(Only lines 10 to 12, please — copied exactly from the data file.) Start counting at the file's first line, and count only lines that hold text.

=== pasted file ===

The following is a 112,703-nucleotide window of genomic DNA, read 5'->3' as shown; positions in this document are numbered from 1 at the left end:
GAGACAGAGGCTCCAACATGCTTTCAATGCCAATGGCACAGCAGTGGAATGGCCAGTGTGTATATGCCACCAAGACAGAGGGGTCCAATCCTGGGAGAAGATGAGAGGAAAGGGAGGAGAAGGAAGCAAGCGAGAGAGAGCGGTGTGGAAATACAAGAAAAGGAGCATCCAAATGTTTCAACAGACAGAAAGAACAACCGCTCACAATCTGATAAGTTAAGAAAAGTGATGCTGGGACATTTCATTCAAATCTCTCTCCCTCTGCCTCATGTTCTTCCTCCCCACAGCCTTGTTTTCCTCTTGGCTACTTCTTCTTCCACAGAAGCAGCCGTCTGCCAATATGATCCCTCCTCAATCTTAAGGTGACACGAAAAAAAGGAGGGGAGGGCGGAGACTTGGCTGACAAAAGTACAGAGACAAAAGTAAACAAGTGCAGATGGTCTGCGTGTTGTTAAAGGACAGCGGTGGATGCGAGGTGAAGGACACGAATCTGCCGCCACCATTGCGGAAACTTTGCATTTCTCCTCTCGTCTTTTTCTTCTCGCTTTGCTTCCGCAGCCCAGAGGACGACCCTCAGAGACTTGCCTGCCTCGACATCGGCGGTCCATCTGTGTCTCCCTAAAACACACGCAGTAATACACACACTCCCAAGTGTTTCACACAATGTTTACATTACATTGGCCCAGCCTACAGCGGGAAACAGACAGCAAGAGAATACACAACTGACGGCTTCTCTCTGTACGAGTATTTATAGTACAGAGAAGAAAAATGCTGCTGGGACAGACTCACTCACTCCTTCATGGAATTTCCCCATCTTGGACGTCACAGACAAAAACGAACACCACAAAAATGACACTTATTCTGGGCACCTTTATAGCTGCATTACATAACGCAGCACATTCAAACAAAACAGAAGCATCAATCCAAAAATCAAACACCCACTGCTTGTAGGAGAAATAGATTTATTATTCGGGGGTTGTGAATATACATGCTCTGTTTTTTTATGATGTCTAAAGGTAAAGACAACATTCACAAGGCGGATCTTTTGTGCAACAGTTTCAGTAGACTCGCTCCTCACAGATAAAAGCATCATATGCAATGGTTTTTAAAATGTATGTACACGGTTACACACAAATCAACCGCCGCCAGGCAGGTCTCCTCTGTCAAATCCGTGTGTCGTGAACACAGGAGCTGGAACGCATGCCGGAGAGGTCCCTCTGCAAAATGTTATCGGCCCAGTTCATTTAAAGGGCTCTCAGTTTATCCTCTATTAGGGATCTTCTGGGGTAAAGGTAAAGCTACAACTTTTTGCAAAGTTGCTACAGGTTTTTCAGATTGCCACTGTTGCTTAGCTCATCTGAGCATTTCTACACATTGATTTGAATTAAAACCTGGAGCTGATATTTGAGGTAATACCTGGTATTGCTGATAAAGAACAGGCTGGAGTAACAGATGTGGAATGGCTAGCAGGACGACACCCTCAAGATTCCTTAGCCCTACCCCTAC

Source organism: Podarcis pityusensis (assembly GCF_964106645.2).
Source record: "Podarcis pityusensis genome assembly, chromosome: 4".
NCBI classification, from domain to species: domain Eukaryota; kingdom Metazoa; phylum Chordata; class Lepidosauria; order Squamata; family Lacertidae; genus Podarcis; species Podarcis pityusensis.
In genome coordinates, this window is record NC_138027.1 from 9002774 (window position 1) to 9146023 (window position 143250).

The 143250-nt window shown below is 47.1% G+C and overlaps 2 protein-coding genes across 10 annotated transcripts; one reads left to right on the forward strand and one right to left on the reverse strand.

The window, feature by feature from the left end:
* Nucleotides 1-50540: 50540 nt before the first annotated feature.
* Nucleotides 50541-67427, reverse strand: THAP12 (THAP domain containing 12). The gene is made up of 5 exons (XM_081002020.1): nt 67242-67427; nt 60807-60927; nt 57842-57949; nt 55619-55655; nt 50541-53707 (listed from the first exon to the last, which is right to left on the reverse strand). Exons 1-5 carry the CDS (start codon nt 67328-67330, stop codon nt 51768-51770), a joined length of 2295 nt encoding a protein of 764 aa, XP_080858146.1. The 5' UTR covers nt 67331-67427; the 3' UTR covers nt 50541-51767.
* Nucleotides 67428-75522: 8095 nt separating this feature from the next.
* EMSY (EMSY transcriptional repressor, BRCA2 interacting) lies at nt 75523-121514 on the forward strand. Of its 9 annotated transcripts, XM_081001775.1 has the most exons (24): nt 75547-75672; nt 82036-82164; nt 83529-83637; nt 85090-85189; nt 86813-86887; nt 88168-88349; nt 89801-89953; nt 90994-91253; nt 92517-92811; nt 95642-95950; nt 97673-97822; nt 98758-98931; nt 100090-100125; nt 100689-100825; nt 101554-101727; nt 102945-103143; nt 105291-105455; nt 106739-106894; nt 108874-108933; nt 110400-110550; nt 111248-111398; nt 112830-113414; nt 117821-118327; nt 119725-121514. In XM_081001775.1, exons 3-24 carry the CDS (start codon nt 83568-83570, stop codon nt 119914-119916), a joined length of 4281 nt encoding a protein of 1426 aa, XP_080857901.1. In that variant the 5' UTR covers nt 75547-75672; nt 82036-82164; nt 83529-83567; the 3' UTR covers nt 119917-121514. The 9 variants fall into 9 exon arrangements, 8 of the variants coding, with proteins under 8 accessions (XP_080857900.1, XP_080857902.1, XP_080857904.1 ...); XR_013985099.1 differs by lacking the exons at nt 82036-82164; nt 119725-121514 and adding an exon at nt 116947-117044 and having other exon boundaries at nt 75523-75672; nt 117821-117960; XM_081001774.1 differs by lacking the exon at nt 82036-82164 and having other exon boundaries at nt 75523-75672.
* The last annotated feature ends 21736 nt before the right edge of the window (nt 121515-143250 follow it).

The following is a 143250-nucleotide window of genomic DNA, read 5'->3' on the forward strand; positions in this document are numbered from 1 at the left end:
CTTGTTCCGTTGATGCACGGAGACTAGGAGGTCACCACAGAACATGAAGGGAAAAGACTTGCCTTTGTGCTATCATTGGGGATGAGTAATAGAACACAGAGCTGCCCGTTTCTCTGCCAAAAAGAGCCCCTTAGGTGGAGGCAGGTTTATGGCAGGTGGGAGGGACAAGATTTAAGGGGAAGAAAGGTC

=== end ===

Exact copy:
* Nucleotides 50541-67427, reverse strand: THAP12 (THAP domain containing 12). The gene is made up of 5 exons (XM_081002020.1): nt 67242-67427; nt 60807-60927; nt 57842-57949; nt 55619-55655; nt 50541-53707 (listed from the first exon to the last, which is right to left on the reverse strand). Exons 1-5 carry the CDS (start codon nt 67328-67330, stop codon nt 51768-51770), a joined length of 2295 nt encoding a protein of 764 aa, XP_080858146.1. The 5' UTR covers nt 67331-67427; the 3' UTR covers nt 50541-51767.
* Nucleotides 67428-75522: 8095 nt separating this feature from the next.
* EMSY (EMSY transcriptional repressor, BRCA2 interacting) lies at nt 75523-121514 on the forward strand. Of its 9 annotated transcripts, XM_081001775.1 has the most exons (24): nt 75547-75672; nt 82036-82164; nt 83529-83637; nt 85090-85189; nt 86813-86887; nt 88168-88349; nt 89801-89953; nt 90994-91253; nt 92517-92811; nt 95642-95950; nt 97673-97822; nt 98758-98931; nt 100090-100125; nt 100689-100825; nt 101554-101727; nt 102945-103143; nt 105291-105455; nt 106739-106894; nt 108874-108933; nt 110400-110550; nt 111248-111398; nt 112830-113414; nt 117821-118327; nt 119725-121514. In XM_081001775.1, exons 3-24 carry the CDS (start codon nt 83568-83570, stop codon nt 119914-119916), a joined length of 4281 nt encoding a protein of 1426 aa, XP_080857901.1. In that variant the 5' UTR covers nt 75547-75672; nt 82036-82164; nt 83529-83567; the 3' UTR covers nt 119917-121514. The 9 variants fall into 9 exon arrangements, 8 of the variants coding, with proteins under 8 accessions (XP_080857900.1, XP_080857902.1, XP_080857904.1 ...); XR_013985099.1 differs by lacking the exons at nt 82036-82164; nt 119725-121514 and adding an exon at nt 116947-117044 and having other exon boundaries at nt 75523-75672; nt 117821-117960; XM_081001774.1 differs by lacking the exon at nt 82036-82164 and having other exon boundaries at nt 75523-75672.